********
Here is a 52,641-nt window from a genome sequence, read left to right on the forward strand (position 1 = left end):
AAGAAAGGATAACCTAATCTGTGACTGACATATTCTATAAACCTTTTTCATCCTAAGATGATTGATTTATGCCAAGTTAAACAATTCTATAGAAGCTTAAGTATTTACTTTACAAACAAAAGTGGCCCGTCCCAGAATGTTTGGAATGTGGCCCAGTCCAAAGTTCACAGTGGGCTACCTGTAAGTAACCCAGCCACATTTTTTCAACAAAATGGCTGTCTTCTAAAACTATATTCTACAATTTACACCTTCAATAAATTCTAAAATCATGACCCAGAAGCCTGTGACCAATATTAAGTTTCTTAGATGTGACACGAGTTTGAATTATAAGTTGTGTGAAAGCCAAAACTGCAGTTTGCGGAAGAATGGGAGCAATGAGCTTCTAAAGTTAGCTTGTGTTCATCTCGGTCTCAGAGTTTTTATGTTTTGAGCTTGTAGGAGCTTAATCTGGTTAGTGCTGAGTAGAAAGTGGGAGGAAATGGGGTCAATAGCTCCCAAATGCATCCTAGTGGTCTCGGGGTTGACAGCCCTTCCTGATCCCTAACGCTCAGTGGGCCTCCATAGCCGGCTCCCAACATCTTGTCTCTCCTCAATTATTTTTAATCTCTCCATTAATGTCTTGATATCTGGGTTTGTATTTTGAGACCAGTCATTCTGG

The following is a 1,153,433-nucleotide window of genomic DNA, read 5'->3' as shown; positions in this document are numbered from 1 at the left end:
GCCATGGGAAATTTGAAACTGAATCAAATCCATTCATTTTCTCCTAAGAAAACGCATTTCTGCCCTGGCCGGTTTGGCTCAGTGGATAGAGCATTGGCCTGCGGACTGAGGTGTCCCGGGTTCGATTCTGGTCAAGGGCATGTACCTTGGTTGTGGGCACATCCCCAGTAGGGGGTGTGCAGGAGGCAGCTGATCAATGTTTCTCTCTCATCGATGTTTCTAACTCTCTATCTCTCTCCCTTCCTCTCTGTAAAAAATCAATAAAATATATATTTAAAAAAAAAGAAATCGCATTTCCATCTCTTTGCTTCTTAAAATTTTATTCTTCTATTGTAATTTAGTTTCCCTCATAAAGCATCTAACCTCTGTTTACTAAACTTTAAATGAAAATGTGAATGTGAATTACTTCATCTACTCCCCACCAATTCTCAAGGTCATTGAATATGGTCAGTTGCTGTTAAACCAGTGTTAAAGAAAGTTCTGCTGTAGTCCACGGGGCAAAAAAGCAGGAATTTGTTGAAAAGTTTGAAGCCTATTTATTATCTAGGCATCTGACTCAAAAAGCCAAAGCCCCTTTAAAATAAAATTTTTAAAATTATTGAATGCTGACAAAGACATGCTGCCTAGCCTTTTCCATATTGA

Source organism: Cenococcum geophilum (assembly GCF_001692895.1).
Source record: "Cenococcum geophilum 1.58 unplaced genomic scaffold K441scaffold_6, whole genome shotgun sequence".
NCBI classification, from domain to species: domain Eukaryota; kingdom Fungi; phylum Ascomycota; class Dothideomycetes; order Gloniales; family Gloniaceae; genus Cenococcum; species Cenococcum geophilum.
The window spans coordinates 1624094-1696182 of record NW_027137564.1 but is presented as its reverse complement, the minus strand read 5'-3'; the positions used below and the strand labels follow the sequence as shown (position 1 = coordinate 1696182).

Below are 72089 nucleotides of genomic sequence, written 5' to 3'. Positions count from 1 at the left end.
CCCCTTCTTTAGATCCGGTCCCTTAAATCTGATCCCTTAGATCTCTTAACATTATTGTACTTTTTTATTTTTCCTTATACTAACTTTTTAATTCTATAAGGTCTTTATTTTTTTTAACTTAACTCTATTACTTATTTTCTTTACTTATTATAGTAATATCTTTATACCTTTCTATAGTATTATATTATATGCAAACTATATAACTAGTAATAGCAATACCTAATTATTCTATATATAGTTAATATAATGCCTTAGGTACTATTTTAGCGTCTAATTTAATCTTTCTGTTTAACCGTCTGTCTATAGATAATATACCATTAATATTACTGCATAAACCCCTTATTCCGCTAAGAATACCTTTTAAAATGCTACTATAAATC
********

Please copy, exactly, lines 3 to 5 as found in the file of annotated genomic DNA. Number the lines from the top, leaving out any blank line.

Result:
The following is a 1,153,433-nucleotide window of genomic DNA, read 5'->3' as shown; positions in this document are numbered from 1 at the left end:
GCCATGGGAAATTTGAAACTGAATCAAATCCATTCATTTTCTCCTAAGAAAACGCATTTCTGCCCTGGCCGGTTTGGCTCAGTGGATAGAGCATTGGCCTGCGGACTGAGGTGTCCCGGGTTCGATTCTGGTCAAGGGCATGTACCTTGGTTGTGGGCACATCCCCAGTAGGGGGTGTGCAGGAGGCAGCTGATCAATGTTTCTCTCTCATCGATGTTTCTAACTCTCTATCTCTCTCCCTTCCTCTCTGTAAAAAATCAATAAAATATATATTTAAAAAAAAAGAAATCGCATTTCCATCTCTTTGCTTCTTAAAATTTTATTCTTCTATTGTAATTTAGTTTCCCTCATAAAGCATCTAACCTCTGTTTACTAAACTTTAAATGAAAATGTGAATGTGAATTACTTCATCTACTCCCCACCAATTCTCAAGGTCATTGAATATGGTCAGTTGCTGTTAAACCAGTGTTAAAGAAAGTTCTGCTGTAGTCCACGGGGCAAAAAAGCAGGAATTTGTTGAAAAGTTTGAAGCCTATTTATTATCTAGGCATCTGACTCAAAAAGCCAAAGCCCCTTTAAAATAAAATTTTTAAAATTATTGAATGCTGACAAAGACATGCTGCCTAGCCTTTTCCATATTGA

Source organism: Cenococcum geophilum (assembly GCF_001692895.1).